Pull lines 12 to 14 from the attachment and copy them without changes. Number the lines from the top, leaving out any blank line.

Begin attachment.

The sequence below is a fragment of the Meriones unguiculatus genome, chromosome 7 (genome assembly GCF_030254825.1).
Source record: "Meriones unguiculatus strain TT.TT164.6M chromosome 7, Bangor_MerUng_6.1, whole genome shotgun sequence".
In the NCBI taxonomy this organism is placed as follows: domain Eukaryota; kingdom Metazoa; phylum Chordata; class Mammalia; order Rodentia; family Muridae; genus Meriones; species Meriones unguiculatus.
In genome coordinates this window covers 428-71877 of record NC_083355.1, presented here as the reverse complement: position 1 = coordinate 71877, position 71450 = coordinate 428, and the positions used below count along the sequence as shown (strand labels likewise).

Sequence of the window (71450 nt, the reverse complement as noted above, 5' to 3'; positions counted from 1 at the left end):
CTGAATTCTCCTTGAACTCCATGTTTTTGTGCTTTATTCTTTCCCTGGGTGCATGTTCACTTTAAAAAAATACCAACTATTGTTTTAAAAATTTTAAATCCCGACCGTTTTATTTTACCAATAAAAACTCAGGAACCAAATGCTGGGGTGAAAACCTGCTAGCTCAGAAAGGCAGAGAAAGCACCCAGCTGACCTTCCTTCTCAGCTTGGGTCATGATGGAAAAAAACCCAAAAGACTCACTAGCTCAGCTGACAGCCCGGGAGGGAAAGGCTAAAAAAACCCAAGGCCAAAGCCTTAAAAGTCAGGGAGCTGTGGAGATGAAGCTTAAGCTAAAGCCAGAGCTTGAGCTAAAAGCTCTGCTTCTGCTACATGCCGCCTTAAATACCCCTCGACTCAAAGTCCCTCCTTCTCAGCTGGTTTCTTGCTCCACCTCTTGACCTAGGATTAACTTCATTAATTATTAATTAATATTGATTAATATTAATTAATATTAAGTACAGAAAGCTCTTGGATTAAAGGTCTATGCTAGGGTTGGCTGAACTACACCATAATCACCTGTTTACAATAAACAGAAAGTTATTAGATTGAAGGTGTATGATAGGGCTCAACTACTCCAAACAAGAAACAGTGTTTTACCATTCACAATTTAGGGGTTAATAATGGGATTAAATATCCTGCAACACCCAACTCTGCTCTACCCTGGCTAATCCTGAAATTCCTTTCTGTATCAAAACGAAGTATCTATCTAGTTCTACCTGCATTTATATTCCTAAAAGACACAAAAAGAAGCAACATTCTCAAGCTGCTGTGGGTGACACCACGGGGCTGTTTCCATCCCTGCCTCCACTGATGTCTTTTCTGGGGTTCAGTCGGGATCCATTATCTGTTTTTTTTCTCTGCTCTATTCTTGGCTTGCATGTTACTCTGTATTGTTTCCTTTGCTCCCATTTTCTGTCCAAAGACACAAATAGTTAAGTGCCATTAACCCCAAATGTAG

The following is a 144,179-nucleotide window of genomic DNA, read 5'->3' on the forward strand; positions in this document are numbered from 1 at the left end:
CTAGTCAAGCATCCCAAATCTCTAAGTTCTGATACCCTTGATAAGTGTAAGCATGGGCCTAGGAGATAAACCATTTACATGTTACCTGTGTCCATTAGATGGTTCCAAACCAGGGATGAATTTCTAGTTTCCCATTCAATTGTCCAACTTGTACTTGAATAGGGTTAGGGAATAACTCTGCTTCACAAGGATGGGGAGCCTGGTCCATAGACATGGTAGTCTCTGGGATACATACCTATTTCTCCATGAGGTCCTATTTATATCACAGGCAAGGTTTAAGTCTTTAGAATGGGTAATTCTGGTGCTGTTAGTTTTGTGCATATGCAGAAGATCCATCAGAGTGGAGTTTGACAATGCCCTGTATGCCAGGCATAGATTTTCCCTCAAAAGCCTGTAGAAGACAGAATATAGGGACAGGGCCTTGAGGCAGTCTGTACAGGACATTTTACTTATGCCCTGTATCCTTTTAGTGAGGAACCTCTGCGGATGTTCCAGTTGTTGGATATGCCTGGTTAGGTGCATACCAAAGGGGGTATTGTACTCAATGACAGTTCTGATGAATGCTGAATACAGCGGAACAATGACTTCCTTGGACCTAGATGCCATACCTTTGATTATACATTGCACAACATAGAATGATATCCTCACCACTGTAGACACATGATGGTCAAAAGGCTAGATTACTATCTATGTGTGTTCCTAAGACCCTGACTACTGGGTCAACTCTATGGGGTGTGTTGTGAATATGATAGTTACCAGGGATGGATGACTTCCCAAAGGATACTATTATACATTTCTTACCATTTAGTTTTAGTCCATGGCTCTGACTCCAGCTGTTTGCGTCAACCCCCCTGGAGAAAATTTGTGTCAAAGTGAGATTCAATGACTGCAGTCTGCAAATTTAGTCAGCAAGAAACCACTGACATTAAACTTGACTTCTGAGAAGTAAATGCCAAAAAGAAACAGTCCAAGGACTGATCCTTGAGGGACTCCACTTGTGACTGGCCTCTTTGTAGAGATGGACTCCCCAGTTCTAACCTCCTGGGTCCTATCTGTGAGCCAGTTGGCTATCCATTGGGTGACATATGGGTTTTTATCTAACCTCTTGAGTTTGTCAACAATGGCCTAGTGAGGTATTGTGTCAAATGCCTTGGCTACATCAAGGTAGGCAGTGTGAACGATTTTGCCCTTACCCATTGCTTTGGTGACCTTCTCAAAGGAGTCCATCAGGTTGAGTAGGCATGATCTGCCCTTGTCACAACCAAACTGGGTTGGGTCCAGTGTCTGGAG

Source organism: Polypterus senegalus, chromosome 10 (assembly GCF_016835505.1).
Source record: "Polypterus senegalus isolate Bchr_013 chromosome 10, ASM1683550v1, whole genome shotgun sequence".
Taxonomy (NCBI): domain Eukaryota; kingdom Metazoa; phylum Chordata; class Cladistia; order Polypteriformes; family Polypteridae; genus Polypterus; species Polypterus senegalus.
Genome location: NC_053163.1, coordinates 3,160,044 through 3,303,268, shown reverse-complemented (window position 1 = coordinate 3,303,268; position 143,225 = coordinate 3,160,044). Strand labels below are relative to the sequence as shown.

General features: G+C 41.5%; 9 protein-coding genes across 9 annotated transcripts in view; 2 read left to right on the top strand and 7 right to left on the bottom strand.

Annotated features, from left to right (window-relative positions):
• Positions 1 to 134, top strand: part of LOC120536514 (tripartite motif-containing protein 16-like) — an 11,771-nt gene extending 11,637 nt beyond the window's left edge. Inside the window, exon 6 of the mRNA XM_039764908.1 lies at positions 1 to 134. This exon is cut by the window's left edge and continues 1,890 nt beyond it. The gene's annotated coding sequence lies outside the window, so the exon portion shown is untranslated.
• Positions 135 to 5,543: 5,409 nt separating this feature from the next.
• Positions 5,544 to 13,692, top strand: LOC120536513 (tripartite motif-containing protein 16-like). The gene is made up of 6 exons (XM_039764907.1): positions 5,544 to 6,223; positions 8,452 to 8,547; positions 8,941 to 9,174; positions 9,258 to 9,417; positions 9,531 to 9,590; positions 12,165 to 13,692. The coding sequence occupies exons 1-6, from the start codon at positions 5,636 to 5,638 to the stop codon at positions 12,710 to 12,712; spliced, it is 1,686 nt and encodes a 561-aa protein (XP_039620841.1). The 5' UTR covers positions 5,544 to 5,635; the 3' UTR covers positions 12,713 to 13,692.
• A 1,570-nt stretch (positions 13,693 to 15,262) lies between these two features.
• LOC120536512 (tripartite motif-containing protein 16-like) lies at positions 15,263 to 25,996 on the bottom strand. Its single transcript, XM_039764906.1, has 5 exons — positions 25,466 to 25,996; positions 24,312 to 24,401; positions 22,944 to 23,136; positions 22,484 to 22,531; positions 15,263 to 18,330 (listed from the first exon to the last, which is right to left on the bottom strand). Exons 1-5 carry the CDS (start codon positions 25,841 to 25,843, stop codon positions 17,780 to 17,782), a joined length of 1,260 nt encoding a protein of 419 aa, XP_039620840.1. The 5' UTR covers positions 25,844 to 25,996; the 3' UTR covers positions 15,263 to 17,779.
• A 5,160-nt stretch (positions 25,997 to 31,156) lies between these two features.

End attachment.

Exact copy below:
Genome location: NC_053163.1, coordinates 3,160,044 through 3,303,268, shown reverse-complemented (window position 1 = coordinate 3,303,268; position 143,225 = coordinate 3,160,044). Strand labels below are relative to the sequence as shown.

General features: G+C 41.5%; 9 protein-coding genes across 9 annotated transcripts in view; 2 read left to right on the top strand and 7 right to left on the bottom strand.

Annotated features, from left to right (window-relative positions):